CloseView the register entry >> could have interfered for their protection.
Describes Mr Punch's visit to the Zoological Society GardensZoological Society of London —Gardens
CloseView the register entry >>, where he observed the injured badger and an ape, which turns out to be the badger's doctor. Appends a copy of the doctor's bulletin signed 'Pugsy Cocoatop, M.D.'.
Reports on the Chancellor of the Exchequer Benjamin Disraeli'sDisraeli, Benjamin, 1st Earl of Beaconsfield
ODNB CloseView the register entry >> invention of a 'Reaping Machine' which will help farmers reap the benefit of what he believes to be 'looming in the future'.
Explains how the thought of Christmas pantomimes develops within the minds of London theatre managers. Notes that the thought begins deep within the pia mater of the brain—a region so small that 'when microscopes are brought to perfection' it will be 'shown at so much a head'.
Suggests that the continuing blaze from Mount Etna be extinguished with Mr Philip'sPhilips, Mr
PU1/19/19/4 CloseView the register entry >> 'Fire Annihilator' which should be used to give doses of water in the large quantities found in successful homeopathic treatment. Believes Philips's invention will have its credibility proved by the successful extinction of the fire.
Baffled by the argument that railway accidents are caused by 'inattention to "Points"', suggests several 'points' which need to be found. These all involve ways of maximising inconvenience and accidents on railways. For example, a '"point" of regulating the traffic entirely by the laws of eccentric motion', and a '"point" of selecting for a "trial trip" that period of the day when the line is fullest'.
Reports that the submarine telegraph 'was for the first time worked on the 1st instant' but laments the fact that the message sent was to Louis NapoleonNapoleon III, Emperor of France (originally
Louis Napoléon (Charles Louis Napoléon Bonaparte))
CBD CloseView the register entry >>. Notes that the senders of the message, the directors of the Submarine Telegraph CompanySubmarine Telegraph Company
CloseView the register entry >>, hoped the telegraph would serve 'under the Empire', and is deeply worried that this implies a British allegiance to the French empire.
Insists that beer at the University of CambridgeUniversity of Cambridge
CloseView the register entry >> is 'very good physic and bark. / Not to name a French chemist's unguarded remark', and that it abounds with substances that neither a chemist nor druggist can 'compound'.
Subtitled 'ParacelsusParacelsus (Theophrastus Philippus Aureolus Bombastus
DSB CloseView the register entry >> the Alchemist to Benjamin DisraeliDisraeli, Benjamin, 1st Earl of Beaconsfield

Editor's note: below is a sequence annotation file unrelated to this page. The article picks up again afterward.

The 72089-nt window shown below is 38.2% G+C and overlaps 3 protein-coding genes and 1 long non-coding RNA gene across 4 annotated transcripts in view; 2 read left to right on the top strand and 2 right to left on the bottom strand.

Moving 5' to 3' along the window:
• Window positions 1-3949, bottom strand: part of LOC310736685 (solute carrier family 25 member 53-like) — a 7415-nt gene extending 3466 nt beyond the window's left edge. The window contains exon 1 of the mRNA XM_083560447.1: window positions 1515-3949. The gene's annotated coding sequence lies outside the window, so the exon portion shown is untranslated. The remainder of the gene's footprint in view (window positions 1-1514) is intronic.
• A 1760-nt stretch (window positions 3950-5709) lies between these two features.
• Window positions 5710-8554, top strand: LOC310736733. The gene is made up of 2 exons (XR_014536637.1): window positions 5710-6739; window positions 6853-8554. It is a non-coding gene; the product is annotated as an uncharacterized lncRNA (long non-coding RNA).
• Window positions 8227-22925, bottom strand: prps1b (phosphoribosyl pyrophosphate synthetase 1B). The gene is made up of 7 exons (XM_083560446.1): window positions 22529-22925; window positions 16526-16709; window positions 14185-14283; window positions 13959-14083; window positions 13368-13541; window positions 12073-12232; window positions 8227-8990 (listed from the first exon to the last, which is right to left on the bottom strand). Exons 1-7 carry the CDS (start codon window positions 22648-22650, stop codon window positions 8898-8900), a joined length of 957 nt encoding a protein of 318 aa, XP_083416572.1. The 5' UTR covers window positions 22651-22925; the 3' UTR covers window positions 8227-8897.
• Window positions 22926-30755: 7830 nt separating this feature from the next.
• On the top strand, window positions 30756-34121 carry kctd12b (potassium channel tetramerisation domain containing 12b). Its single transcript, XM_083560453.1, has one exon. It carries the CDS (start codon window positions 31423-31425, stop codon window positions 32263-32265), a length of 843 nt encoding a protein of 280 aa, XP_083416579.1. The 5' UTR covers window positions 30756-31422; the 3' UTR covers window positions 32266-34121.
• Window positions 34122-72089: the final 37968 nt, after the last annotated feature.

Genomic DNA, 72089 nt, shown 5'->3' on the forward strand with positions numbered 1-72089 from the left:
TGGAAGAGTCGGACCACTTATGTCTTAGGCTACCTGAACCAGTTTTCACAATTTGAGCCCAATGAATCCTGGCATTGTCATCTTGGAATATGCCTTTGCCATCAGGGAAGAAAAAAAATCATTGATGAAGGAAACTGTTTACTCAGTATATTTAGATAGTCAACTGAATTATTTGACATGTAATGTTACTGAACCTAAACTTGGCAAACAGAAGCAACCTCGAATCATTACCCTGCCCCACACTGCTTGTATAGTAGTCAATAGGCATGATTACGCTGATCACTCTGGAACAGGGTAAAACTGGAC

ODNB CloseView the register entry >> the Financier', pursues Punch's ongoing identification of Disraeli, the Chancellor of the Exchequer, as a cunning wizard. Believes Disraeli has inherited his tremendous skill at transmuting 'the base dross of Protection at will / To the Gold of Free Trade' from himself. The author traces his skill in deluding 'half Europe' to a 'long line of sages', but warns Disraeli that he has inherited some of the more dangerous qualities of these sages, including 'too fluent a speech' from Pythagoras of SamosPythagoras of Samos
(c. 560–c. 480
DSB CloseView the register entry >>. Believes Disraeli has inherited 'All the tact that ever distinguished our race' and gives him much advice about economics, including promising 'vaguely, and wildly, and grandly, but still / Promise on, leaving Fortune our words to fulfil'. Compares Disraeli's financial work to that of alchemists pursuing chimeras. For example, he tells Disraeli that 'when your fine spirit racks / Its wits in preparing a budget or tax, / It recalls [...] The days when it sought the philosopher's stone', and reassures him that the spirit which enabled him to stop the 'Burgher of Lubeck' stealing his principle of making gold, can be used to defend himself against the statesmen Lord John RussellRussell, Lord John, 1st Earl Russell
ODNB CloseView the register entry >> and Joseph HumeHume, Joseph
ODNB CloseView the register entry >>, who might accuse him of stealing their 'measure'.
Mental Illness, Cruelty, Hospitals, Politics, Government, Cultural Geography
Notes the benefits of the 'non-restraint system of treating lunatics' but allows that Peter Laurie'sLaurie, Sir Peter
ODNB CloseView the register entry >> opposition to this method has much truth to it and that 'there are some cases in which the opposite plan alone will answer'. Describes an 'example of this sort', the 'National Bethlehem'—a representation of the French nation as a mental hospital like the Bethlehem Royal HospitalBethlehem Royal Hospital
CloseView the register entry >>. Observes that the 'deranged community possesses, in great measure, the extraordinary power of constituting its own Government', and describes the succession of directors the inmates have appointed, down to the time of their present ruler, Lewis Nap (a reference to Louis NapoleonNapoleon III, Emperor of France (originally
Louis Napoléon (Charles Louis Napoléon Bonaparte))
CBD CloseView the register entry >>). Describes how Nap has found his disciplinary regime 'singularly well relished' and how his patients worship him as the 'Supreme Ruler'. Thinks lunatics should be allowed to 'enjoy their own management peaceably, so long as they will only leave us at peace'.
Monstrosities, Zoology, Taxonomy, Time, Geology, Controversy
Ponders the nature of the 'Sea-Serpent', including the possibility that it might be a 'serpent of the mind', 'a giant adder', or an enormous fish. Discussing the possible age of the serpent, asks, 'What fossil Saurians in thy time have been?' and, 'What geologic periods has thou seen, / Long as the tail thou doubtless canst unfold?'.
Speculates on the possibility that animals 'can indulge in polite conversation' and recalls a meeting with a mesmerist 'whose OD force [...] Makes you see your stomach instead of your eyes' and who is capable of making people believe that their crude items of food are in fact of high quality. Explains how the mesmerist took him to the Baker Street cattle show where he immobilised a 'two-year-old-boar' with a glance and caused a pig to speak. The pig points out that St Anthony cured animals by 'sprinkling and stroking' and relates other myths concerning the ability of animals to speak. Adds that electro-biology is now 'spread through the land' and that the stomach has 'quite lost its relish for eating and drinking' owing to its 'new task of thinking'.